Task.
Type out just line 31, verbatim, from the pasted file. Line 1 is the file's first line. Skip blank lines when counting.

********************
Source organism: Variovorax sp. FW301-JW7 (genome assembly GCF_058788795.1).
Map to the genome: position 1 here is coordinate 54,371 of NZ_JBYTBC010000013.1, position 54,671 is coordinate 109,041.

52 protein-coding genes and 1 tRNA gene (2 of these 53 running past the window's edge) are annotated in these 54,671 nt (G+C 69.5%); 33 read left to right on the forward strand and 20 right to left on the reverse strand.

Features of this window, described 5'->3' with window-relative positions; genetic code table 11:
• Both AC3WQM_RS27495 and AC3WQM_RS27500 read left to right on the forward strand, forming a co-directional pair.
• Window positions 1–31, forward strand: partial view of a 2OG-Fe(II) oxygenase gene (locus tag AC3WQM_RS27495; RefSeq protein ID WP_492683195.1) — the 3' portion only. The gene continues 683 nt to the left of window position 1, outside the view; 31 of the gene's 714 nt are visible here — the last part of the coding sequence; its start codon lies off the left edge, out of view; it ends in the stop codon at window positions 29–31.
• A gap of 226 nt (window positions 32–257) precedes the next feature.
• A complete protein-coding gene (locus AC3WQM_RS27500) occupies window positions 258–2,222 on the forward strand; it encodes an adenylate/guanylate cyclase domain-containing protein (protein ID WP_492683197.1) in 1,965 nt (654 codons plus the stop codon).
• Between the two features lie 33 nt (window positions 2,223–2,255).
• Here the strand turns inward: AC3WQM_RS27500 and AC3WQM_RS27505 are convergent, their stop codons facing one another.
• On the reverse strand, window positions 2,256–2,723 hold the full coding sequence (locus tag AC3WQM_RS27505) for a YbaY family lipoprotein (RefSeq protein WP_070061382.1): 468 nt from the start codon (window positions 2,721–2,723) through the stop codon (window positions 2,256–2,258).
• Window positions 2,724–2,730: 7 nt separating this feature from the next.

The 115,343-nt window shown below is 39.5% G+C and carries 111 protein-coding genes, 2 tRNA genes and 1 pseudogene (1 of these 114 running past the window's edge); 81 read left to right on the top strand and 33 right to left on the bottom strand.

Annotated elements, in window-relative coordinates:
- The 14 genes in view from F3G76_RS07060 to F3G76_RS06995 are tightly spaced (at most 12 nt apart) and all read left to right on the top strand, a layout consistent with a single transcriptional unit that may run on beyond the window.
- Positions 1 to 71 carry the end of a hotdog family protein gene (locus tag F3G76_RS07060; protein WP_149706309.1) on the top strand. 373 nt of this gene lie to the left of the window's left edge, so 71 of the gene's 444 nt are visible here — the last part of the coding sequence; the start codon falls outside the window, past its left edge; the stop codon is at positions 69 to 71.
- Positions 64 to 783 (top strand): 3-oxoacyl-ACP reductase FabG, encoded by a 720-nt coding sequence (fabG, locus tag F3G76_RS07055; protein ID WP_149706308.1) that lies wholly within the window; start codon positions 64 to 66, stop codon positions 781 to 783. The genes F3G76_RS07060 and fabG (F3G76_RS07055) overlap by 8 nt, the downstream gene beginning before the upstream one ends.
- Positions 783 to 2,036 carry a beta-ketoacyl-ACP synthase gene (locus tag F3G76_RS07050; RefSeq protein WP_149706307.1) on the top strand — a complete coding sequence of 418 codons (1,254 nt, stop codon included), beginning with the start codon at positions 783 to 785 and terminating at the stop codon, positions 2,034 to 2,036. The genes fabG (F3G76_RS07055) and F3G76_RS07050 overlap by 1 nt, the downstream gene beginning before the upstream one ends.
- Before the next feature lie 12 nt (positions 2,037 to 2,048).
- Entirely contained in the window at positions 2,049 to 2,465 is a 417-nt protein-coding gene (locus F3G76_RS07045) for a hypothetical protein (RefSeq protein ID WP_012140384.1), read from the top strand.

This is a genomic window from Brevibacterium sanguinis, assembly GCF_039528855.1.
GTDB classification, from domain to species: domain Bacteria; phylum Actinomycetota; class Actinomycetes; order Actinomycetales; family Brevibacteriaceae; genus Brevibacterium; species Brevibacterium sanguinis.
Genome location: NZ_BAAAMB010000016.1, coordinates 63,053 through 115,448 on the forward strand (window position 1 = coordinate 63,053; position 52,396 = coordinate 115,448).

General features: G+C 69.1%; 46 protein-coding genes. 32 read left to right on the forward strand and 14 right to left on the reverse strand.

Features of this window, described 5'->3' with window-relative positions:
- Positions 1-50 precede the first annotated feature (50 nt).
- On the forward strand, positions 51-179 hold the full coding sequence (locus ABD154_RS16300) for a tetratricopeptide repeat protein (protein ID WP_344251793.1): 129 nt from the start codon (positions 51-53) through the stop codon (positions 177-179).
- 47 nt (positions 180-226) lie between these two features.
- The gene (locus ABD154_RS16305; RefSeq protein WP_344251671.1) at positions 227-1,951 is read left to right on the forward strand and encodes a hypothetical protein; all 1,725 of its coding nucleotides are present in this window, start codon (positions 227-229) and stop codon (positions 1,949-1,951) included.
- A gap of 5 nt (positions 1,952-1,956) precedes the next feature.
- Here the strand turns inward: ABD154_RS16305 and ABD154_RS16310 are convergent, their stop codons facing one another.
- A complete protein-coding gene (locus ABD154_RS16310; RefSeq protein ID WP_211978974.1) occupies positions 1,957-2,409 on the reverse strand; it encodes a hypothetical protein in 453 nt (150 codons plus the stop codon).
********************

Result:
- Here the strand turns inward: ABD154_RS16305 and ABD154_RS16310 are convergent, their stop codons facing one another.